» Posts Tagged ‘tests’

Description image

Digital Bolex footageWith the little bit of footage we’ve been able to see coming from the Digital Bolex, it’s only natural that we not only want to see more of it, but also maybe a few tests of a wider range of conditions to get a better feeling of what the camera can do. Well, the team over at Digital Bolex has released new footage that tests how the camera performs in sunlight, as well as with skin tones. Though not on the long side, these two tests surely demonstrate the capabilities of the D16. Check out the videos after the jump. More »

Description image

True ND FiltersNeutral density filters are an essential addition to your toolkit, particularly when shooting outside in the bright light of the sun, attempting to get proper exposure or shallow depth of field. Certain brands of filters, like any piece of filmmaking equipment, are going to have their pros, cons, devotees, and naysayers. In this ND test by Matthew Allard, we are shown how different ND filters, Redrock Micro, Tiffen, and True ND affect the color temperature of your image, how drastically (or not) different filters can add unwanted color shifts, and the great neutrality of True ND. Check out the video after the jump: More »

Description image

Something weird is going on. We know the Mac Pro hasn’t had a substantial upgrade in some time. We know that something is looming over the horizon, but we don’t know what, exactly. We also know that Apple will probably over-charge us for it (or it wouldn’t quite feel right for anybody). And while it may not be fair to fault a machine that’s still quite hefty and robust for losing to brand new ones in spec tests and benchmark performance — just what are we waiting for here? Should we even be waiting for it at all? How much incentive to hold out for Apple remains when you can build your own Mac Pro, build your own specialized editing PC — or, for instance, as a recent StudioDaily feature shows many video editors are doing — switch to powerhouse Dell solutions? More »

Description image

Kevin Good and the Weapons of Mass Production team are on a sleepless mission to determine the best bang for your buck, and weed out all the rest. Each contender will get its due where it excels, but a clear winner will emerge from the settling dust just about every time — and WOMP will suffer no runners-up, all on behalf of the budget shooter. You know this from the show’s 24-70mm lens shootout — you also know how to shoot with an iPhone, or how others measure up to GoPro as action cameras. Now, WOMP sets out to answer the question of questions in today’s camera market: what’s the best you can do for under a thousand dollars? (Runners-up, beware). More »

Description image

A lot has been said about Zacuto’s Revenge of the Great Camera Shootout 2012 — on this site as well as on many others. Almost everyone who could weigh in has weighed in, and the positives and negatives of such a subjective/objective test have really been argued ad nauseam. Now that all three parts of the shootout are available to download in full 1080p rather than just streaming, you can watch the test in the best quality possible (besides being in a theater, of course). We’d like to put forward to NoFilmSchool readers, if you’ve already seen the original test, what is your favorite scene now that you’ve had some time to think about it — and maybe even watch it a few more times (in full quality)? Is your favorite scene affected by what you know about the lighting circumstances or the objective test in the third part? Would you choose a camera solely on the subjective test or the objective test? More »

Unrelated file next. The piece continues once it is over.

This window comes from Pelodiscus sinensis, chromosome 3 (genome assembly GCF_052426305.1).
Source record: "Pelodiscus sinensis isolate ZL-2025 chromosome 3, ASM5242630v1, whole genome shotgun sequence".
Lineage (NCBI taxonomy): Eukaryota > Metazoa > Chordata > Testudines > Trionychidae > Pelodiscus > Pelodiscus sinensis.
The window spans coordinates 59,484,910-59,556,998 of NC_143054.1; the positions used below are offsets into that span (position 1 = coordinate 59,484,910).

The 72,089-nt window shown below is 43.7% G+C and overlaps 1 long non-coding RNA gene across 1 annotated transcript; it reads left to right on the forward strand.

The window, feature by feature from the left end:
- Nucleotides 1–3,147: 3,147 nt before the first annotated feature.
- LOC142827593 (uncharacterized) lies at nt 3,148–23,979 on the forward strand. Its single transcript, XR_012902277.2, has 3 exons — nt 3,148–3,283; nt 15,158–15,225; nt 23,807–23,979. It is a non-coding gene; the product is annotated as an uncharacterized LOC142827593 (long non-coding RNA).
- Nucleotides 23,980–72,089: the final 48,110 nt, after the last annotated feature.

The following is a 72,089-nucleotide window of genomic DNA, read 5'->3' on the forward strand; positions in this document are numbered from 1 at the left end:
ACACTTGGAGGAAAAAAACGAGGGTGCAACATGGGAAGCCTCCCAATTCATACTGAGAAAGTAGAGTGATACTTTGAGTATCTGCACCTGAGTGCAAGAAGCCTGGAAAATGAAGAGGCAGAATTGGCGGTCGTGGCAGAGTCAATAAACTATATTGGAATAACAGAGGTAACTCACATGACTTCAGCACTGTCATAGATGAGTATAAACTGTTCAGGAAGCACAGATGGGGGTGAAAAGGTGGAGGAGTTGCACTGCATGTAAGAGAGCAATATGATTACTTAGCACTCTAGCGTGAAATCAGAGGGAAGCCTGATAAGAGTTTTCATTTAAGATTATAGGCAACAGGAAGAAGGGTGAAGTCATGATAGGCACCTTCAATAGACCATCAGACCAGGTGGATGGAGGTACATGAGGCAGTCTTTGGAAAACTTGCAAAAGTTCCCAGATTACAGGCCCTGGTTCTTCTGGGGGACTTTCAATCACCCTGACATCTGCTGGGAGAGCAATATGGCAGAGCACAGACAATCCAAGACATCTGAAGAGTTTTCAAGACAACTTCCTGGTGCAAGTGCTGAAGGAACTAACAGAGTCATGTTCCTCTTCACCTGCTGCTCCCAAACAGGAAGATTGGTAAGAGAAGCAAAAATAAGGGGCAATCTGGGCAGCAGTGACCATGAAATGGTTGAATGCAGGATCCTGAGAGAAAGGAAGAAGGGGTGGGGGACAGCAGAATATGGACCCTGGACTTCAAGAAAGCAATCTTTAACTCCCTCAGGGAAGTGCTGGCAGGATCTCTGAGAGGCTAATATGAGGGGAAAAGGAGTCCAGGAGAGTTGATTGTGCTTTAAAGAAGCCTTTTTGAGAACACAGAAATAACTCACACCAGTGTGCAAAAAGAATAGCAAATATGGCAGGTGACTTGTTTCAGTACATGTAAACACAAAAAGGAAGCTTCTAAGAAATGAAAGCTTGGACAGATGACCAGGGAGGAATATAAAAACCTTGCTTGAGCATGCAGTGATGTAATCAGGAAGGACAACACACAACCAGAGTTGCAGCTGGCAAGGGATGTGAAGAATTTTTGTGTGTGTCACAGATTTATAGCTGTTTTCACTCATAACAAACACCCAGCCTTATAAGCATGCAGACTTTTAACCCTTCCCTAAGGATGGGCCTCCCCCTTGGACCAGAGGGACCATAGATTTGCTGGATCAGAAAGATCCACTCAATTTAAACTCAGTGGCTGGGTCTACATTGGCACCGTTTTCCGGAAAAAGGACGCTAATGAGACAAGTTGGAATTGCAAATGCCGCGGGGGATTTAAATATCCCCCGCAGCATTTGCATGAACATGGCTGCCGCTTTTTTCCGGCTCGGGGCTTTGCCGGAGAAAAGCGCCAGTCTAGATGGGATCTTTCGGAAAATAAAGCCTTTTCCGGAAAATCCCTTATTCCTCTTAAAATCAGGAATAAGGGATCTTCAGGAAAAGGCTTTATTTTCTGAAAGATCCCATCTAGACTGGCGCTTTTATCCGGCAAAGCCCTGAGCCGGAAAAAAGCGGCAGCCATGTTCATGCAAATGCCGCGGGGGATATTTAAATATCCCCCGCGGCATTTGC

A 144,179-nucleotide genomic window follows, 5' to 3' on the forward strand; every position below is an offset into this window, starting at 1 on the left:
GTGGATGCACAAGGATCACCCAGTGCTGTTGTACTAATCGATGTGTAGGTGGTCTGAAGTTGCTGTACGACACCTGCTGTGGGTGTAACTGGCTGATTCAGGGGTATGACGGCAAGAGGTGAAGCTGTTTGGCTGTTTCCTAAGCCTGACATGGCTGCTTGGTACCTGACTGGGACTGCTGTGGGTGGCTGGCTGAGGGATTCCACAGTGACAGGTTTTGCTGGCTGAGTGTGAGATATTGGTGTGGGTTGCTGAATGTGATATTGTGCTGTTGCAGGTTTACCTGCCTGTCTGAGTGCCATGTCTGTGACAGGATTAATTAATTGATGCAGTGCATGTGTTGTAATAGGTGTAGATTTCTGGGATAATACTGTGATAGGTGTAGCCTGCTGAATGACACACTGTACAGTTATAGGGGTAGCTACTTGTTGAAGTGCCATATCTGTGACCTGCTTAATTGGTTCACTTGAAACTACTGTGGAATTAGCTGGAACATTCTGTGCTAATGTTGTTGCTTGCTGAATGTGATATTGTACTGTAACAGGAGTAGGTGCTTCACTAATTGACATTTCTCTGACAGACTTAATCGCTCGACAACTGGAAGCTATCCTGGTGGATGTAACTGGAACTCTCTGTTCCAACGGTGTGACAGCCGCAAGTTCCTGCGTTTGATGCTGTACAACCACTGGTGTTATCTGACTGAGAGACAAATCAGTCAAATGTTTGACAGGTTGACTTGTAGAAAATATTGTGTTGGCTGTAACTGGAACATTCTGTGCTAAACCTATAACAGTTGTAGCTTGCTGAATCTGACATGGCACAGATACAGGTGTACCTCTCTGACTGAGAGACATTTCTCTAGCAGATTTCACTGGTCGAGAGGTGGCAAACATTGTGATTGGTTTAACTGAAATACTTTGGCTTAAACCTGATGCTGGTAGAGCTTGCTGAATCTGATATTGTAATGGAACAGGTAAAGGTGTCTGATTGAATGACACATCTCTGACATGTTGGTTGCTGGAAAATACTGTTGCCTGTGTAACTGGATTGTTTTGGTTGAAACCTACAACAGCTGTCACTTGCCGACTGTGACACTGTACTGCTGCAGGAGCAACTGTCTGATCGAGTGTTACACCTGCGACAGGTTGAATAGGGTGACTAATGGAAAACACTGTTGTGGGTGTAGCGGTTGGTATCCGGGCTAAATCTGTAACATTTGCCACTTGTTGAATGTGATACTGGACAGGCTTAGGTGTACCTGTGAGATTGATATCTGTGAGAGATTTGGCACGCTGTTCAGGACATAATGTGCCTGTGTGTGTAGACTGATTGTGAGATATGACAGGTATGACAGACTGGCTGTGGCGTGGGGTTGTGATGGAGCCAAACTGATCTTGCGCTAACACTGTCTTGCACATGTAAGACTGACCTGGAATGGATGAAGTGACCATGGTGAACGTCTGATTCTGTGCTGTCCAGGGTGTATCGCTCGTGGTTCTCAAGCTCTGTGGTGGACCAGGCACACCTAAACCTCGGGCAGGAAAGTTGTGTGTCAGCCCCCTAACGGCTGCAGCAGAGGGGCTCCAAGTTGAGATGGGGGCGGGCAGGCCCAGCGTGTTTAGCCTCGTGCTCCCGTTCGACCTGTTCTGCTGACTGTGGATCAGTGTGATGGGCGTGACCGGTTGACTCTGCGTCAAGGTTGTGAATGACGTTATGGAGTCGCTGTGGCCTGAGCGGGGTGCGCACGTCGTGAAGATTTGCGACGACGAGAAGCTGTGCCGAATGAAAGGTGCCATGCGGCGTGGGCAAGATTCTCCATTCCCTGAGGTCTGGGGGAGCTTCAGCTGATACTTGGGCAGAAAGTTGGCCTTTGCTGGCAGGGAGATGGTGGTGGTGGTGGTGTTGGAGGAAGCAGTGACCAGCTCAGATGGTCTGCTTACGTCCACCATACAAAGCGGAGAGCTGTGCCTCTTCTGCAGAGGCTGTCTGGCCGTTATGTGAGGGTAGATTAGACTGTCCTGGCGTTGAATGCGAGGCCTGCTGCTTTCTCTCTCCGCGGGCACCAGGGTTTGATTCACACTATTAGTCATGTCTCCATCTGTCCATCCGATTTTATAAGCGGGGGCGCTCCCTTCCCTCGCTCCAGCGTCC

Description image

A tremendous amount of time is spent perfecting the Zacuto shootouts, and if you haven’t seen what went into the Revenge of the Great Camera Shooutout 2012, you should watch the behind-the-scenes immediately. The documentary is going to be split into three parts, with part one being released tomorrow, June 15th. I didn’t have a chance to see the RGCSO (as Zacuto calls it in acronym form) at NAB because the showings were cancelled, but thankfully they’ve been showing them around the country and I was finally able to attend. More »

Description image

While I was excited to see the Revenge of the Great Camera Shootout at NAB, it was not to be, as there were some technical issues, and the screenings were cancelled for the entire week. As many of you know, Zacuto has done a number of camera shootouts in the last couple of years, and many of them have been strictly technical discussions. Their goal this time, however, is to go beyond the tech specs, and really get the most artistically out of each camera. I’ll be seeing the shootout very soon — and will share my thoughts just before it goes live on June 15th — but if you want to see the massive amount of work that goes into producing these things, check out the behind-the-scenes production log videos below. More »

Description image

We’re trying to share more actual shorts and not just camera tests here, as a difference of one stop in dynamic range from one camera to the next is not going to make or break your narrative or doc. From DSLRs costing hundreds to 4K cameras costing tens of thousands, there is a great camera out there for your budget. Still, one question all filmmakers will be asked is, “what do you want to shoot on?” and so it’s still handy to keep tabs on what’s available. Here are several new tests of some of the latest large-sensor imagers: More »

Description image